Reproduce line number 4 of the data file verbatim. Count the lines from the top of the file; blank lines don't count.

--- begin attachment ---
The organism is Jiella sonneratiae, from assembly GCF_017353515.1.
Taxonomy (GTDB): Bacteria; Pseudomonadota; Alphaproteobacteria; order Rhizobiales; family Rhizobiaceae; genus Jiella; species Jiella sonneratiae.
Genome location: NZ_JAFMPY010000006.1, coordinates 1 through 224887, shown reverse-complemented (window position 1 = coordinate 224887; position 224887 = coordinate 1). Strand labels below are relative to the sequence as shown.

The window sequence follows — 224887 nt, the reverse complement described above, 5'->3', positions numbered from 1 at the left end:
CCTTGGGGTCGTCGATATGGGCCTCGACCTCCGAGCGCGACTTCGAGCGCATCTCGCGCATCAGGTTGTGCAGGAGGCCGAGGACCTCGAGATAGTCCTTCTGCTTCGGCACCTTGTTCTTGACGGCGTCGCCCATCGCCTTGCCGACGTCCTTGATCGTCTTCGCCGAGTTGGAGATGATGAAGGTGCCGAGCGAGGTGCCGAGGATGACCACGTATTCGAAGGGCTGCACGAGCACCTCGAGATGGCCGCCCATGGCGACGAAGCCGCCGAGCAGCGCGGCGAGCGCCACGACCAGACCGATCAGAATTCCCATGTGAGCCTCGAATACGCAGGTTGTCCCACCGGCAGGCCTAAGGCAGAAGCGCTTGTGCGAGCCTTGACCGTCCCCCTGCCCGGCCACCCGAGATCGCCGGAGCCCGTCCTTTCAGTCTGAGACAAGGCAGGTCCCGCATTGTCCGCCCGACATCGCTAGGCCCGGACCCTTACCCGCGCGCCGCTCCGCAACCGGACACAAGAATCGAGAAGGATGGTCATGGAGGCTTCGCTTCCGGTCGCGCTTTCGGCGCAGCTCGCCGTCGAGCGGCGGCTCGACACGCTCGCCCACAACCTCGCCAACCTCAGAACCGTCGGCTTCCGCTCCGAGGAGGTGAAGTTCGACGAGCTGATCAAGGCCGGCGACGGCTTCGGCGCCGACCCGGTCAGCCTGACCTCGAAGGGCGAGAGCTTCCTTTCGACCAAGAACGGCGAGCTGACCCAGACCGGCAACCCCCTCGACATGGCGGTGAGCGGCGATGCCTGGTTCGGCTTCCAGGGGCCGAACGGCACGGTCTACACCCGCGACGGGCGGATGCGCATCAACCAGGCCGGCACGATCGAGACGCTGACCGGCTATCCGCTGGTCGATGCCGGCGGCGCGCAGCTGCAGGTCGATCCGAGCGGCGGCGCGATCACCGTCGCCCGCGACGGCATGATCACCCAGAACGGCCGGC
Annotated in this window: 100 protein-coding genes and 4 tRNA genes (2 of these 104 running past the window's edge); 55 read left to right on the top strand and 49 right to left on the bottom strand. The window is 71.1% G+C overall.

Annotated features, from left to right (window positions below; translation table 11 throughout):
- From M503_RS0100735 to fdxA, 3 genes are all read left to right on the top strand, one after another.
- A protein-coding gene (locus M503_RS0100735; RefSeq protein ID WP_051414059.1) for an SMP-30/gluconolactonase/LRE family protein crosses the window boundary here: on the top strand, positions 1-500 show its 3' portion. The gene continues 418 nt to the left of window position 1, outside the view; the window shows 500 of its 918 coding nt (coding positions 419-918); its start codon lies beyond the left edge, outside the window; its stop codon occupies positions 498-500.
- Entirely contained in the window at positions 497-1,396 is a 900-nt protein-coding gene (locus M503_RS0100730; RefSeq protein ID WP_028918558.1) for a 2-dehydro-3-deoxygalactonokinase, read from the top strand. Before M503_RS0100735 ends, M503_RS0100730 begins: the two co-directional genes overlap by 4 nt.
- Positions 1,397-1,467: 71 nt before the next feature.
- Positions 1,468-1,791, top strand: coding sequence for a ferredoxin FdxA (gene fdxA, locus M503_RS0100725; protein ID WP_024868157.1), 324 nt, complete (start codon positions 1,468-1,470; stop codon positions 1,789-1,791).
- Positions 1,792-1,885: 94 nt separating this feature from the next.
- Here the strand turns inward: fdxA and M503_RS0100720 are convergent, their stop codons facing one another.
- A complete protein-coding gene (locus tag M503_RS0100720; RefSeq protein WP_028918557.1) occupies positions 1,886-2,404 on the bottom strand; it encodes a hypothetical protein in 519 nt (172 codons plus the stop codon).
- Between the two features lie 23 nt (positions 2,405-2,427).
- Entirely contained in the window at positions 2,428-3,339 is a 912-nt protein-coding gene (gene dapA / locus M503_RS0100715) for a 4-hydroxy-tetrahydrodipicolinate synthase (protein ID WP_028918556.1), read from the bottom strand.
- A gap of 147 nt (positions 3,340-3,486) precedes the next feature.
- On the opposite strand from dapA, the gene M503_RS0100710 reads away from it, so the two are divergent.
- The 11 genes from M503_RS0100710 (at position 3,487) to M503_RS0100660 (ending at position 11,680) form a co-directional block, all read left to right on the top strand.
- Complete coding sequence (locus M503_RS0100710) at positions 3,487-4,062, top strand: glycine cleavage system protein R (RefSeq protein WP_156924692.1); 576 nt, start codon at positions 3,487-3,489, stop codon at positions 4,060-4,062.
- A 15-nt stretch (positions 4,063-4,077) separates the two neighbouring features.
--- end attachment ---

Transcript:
The window sequence follows — 224887 nt, the reverse complement described above, 5'->3', positions numbered from 1 at the left end: